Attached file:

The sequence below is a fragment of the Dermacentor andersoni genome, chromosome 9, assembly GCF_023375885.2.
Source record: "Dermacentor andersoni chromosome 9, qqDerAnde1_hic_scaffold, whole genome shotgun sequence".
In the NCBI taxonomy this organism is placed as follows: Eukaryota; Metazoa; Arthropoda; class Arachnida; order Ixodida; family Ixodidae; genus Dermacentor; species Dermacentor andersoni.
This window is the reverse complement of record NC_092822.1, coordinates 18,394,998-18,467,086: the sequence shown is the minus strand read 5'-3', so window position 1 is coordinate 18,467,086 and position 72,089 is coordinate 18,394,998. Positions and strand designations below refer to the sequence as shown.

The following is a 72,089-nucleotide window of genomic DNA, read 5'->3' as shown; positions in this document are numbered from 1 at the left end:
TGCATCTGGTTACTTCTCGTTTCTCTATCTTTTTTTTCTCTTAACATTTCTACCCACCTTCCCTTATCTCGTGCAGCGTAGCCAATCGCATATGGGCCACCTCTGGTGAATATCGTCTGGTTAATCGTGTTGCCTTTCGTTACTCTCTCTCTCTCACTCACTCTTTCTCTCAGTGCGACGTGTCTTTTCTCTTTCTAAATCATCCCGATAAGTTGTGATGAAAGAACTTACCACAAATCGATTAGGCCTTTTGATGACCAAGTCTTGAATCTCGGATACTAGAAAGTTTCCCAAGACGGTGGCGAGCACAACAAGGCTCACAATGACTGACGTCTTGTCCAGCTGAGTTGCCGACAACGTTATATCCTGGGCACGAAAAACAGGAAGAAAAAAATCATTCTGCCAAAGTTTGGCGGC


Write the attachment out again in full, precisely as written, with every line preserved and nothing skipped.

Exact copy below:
The sequence below is a fragment of the Dermacentor andersoni genome, chromosome 9, assembly GCF_023375885.2.
Source record: "Dermacentor andersoni chromosome 9, qqDerAnde1_hic_scaffold, whole genome shotgun sequence".
In the NCBI taxonomy this organism is placed as follows: Eukaryota; Metazoa; Arthropoda; class Arachnida; order Ixodida; family Ixodidae; genus Dermacentor; species Dermacentor andersoni.
This window is the reverse complement of record NC_092822.1, coordinates 18,394,998-18,467,086: the sequence shown is the minus strand read 5'-3', so window position 1 is coordinate 18,467,086 and position 72,089 is coordinate 18,394,998. Positions and strand designations below refer to the sequence as shown.

The following is a 72,089-nucleotide window of genomic DNA, read 5'->3' as shown; positions in this document are numbered from 1 at the left end:
TGCATCTGGTTACTTCTCGTTTCTCTATCTTTTTTTTCTCTTAACATTTCTACCCACCTTCCCTTATCTCGTGCAGCGTAGCCAATCGCATATGGGCCACCTCTGGTGAATATCGTCTGGTTAATCGTGTTGCCTTTCGTTACTCTCTCTCTCTCACTCACTCTTTCTCTCAGTGCGACGTGTCTTTTCTCTTTCTAAATCATCCCGATAAGTTGTGATGAAAGAACTTACCACAAATCGATTAGGCCTTTTGATGACCAAGTCTTGAATCTCGGATACTAGAAAGTTTCCCAAGACGGTGGCGAGCACAACAAGGCTCACAATGACTGACGTCTTGTCCAGCTGAGTTGCCGACAACGTTATATCCTGGGCACGAAAAACAGGAAGAAAAAAATCATTCTGCCAAAGTTTGGCGGC